In over a decade watching cybersecurity threats evolve and organizations respond, it strikes me that every organization has to start from the basics and is challenged to retain that core focus, no matter how expansive their security programs get. That’s why this first post in a series exploring the fundamentals of security preparedness will focus on the basics. Let’s discuss practical steps that turn cybersecurity preparedness into more than just a risk avoidance cost center.
If you’ve avoided implementing a holistic cybersecurity program or if you think you’ve got the basics and are ready for the next step but would like to confirm that you’re on the right track, this post is for you.
Who Should Implement a Cybersecurity Program?
Everyone – even if your company wasn’t “born in the cloud.” All companies are now cloud companies. Internet connectivity comes with inherent risks which can be managed, but never eliminated. Security is diametrically opposed to ease of use and modern commerce demands you provide customers with the easiest means of purchasing and using goods and services.
What Are the Basics?
Privacy. If you are storing, using, or gathering any information that can be used to identify an individual (and you probably are, even if it’s not your core business model), you’ve got a lot to deal with! While compliance with international privacy laws like the GDPR gets a lot of coverage, be sure you cover the basics.
Start by figuring out what information you’ll be gathering, where it will come from, where it will be stored, where it will go, how it will be used, and why. Poorly written privacy policies don’t just get you in legal trouble, they frustrate and irritate customers. While properly documented privacy practices save you money and become a competitive advantage.
Governance/Compliance. Sure compliance can seem costly and dry, but if you’ve got great security practices and don’t have them documented, you can’t tout them to your customers, use them as a shield against regulators, or make sure they are being followed as your company grows. Customers care about security. Governance is a way to demonstrate your organization is serious about it.
Develop & Document your security practices. Don’t worry about getting overly granular at first. But consider an ISO standard or SIG-Lite so that you can set yourself up to be audited by a third party later as you grow. Prepare your governance so it will readily align to other audit standards (NIST, HIPAA, FISMA etc.) so you can avoid sinking funds into repeating this exercise by addressing overlapping requirements the first time.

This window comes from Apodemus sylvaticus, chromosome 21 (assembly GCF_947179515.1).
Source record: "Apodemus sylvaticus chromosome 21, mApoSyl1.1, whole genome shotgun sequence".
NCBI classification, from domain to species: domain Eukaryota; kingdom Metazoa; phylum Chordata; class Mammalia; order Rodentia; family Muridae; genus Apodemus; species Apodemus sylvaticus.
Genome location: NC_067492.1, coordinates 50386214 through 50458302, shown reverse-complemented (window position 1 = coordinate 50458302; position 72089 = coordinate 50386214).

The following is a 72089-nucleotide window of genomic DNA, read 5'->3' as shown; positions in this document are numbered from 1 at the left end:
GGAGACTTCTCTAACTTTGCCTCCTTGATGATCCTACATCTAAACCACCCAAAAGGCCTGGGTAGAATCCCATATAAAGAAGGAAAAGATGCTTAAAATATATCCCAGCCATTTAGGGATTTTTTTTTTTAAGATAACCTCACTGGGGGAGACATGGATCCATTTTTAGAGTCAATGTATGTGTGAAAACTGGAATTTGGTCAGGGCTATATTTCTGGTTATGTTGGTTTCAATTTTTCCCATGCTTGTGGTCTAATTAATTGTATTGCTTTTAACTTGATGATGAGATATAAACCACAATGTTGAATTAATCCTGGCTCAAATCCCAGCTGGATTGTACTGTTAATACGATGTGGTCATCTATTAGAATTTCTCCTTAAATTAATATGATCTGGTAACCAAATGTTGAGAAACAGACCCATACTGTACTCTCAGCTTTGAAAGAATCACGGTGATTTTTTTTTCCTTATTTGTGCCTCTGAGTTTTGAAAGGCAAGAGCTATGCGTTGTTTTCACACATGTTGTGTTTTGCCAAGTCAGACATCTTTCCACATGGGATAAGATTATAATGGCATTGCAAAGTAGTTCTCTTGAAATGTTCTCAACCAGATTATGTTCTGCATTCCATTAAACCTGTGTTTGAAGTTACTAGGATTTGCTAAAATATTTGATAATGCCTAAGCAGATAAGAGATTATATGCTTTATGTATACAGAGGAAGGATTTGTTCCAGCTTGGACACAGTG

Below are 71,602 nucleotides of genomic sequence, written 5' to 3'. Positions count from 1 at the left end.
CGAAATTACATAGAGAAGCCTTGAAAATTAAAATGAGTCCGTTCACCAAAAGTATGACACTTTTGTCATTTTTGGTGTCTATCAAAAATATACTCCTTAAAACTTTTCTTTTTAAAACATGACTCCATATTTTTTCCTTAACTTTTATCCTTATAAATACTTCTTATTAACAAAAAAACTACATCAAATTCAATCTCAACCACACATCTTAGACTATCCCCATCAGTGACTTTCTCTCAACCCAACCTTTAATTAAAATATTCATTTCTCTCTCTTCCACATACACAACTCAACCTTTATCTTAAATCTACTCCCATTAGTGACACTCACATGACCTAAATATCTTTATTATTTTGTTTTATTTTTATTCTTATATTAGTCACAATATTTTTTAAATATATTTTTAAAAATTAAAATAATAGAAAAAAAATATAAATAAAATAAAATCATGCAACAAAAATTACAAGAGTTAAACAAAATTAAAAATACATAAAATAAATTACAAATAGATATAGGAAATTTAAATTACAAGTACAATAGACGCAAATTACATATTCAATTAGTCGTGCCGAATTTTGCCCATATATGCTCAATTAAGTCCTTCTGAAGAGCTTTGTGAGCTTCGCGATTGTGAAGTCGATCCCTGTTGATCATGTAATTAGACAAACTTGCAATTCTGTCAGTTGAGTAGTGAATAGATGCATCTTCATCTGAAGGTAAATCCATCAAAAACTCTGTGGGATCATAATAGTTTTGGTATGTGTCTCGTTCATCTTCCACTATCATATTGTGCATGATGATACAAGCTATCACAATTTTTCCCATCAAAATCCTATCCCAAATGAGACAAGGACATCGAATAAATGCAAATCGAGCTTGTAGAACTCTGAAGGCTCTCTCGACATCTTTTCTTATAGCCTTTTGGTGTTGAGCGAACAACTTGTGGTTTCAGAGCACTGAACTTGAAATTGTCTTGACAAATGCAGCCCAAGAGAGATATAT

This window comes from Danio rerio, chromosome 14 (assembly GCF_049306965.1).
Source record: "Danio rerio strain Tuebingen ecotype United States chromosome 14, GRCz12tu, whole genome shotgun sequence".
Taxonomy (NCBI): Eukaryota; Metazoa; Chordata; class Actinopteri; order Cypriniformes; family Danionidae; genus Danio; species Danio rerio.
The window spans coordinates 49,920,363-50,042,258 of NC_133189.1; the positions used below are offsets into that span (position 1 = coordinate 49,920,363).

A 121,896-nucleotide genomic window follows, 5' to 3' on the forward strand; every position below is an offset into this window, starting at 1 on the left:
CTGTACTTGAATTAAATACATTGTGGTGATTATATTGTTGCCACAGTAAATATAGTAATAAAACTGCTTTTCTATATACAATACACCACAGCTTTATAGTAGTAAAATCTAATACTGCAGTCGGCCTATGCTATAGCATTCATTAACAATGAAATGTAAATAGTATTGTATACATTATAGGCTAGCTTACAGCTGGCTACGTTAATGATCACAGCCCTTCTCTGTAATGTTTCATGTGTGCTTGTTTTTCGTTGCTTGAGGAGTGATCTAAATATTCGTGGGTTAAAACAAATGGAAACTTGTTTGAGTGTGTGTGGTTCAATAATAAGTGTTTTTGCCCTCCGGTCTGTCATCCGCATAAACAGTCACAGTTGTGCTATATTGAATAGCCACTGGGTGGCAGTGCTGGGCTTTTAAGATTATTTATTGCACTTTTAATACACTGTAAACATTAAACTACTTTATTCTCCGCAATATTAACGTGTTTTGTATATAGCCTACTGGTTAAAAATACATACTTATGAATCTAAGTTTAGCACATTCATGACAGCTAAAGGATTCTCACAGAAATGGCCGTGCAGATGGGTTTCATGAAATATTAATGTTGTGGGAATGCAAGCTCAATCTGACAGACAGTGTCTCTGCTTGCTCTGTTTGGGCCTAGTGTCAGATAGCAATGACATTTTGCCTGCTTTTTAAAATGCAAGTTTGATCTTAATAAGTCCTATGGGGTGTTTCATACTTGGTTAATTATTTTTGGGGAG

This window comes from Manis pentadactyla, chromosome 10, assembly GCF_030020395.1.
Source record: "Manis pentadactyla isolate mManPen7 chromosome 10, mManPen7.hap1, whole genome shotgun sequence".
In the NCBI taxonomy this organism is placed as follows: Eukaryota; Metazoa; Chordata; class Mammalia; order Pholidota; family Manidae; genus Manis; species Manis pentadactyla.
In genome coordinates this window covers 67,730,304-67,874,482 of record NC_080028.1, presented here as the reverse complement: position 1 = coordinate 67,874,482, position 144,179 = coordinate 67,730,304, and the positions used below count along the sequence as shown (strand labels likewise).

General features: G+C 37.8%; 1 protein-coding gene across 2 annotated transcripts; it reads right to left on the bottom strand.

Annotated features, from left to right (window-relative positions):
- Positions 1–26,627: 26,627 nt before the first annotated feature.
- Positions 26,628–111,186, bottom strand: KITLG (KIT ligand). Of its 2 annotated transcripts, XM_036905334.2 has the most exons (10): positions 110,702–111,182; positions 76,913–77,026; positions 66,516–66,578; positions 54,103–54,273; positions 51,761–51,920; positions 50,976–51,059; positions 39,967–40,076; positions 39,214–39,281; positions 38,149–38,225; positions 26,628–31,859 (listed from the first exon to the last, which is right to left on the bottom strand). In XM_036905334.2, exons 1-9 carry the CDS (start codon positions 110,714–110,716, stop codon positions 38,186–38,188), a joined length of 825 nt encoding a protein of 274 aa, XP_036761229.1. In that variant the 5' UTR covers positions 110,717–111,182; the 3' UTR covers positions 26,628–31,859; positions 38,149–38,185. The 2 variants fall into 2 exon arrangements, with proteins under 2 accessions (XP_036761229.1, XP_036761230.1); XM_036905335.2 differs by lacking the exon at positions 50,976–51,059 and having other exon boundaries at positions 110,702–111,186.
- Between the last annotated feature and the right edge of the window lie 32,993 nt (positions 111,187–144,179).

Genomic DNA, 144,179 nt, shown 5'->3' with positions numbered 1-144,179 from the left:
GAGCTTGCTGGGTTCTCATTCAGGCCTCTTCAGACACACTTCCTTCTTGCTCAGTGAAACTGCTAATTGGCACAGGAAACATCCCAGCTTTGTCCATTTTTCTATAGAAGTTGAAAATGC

Be sure that your practices are written with your operational teams, not in spite of them: hypothetical best practices documented but not followed are downright dangerous. Are your practices simple but correct? Document those. Don’t invent standards you don’t currently meet. Strive for better practices, but don’t commit your organization to practices you can’t readily adopt.
Security. Even if it’s not your core focus, security is a critical part of your business. But you can maintain a robust security infrastructure and limit your costs.
Use vendors for whom security is a key service, don’t do it yourself and become a security company on the side. Advanced security solutions (like high-end IPS/IDS and DDOS mitigation hardware) are only reasonably priced at an economy of scale level. Many vendors do security all day long and benefit from seeing security issues across a variety of platforms, not just yours. Use them.
Decide how you are going to handle BYOD right now. Insider threats, accidental or intentional, are still one of the greatest security risks. If you are going to allow BYOD, how are you going to create a barrier between employee personal devices and your critical systems? How will you prevent customer data from being stored unencrypted on an employee laptop? Will your customers trust your BYOD policies to be sufficient?
Incident Response. What will you do when you experience a compromise or data breach? Are you prepared to face down an Advanced Persistent Threat like a nation-state backed squad of professional hackers? Maybe not, but you need to be prepared to marshal the resources who can while continuing to run your business.
Response is the most critical aspect of cybersecurity preparedness. You won’t know exactly what you are dealing with during at least the first 48 hours. Quickly gaining a meaningful field of view into an incident, evaluating impact, complying with obligations to notify , and repairing and re-securing your systems is essential – but also incredibly distracting to your ordinary business operations.
Build a clear response plan: identify a core team who will be part of any response and those team members who will be added to the incident as needed. Have a template for the incident response to help guide you. Practice a tabletop data breach scenario relevant to your business. While you can rarely prepare for an event with specificity, you can’t afford to waste time getting a response team together.
What if I Already Have Those Covered?
These are just some of the fundamentals. Build detail and resiliency into your organization to help ensure you have a more granular understanding of your systems & data and that your organization can maintain a response while continuing business operations. If you have a response team identified: prepare the back-up team to eliminate single-points of failure in your personnel. Personnel silos are one of the most common risks. Do you have a common set of practices any employee can follow?
Where Do I Start If I Don’t?
Start with response. It is the backstop to failures in any of the other areas and will help you to build a collaborative team which can address the other organizational challenges in a way that brings value to the company.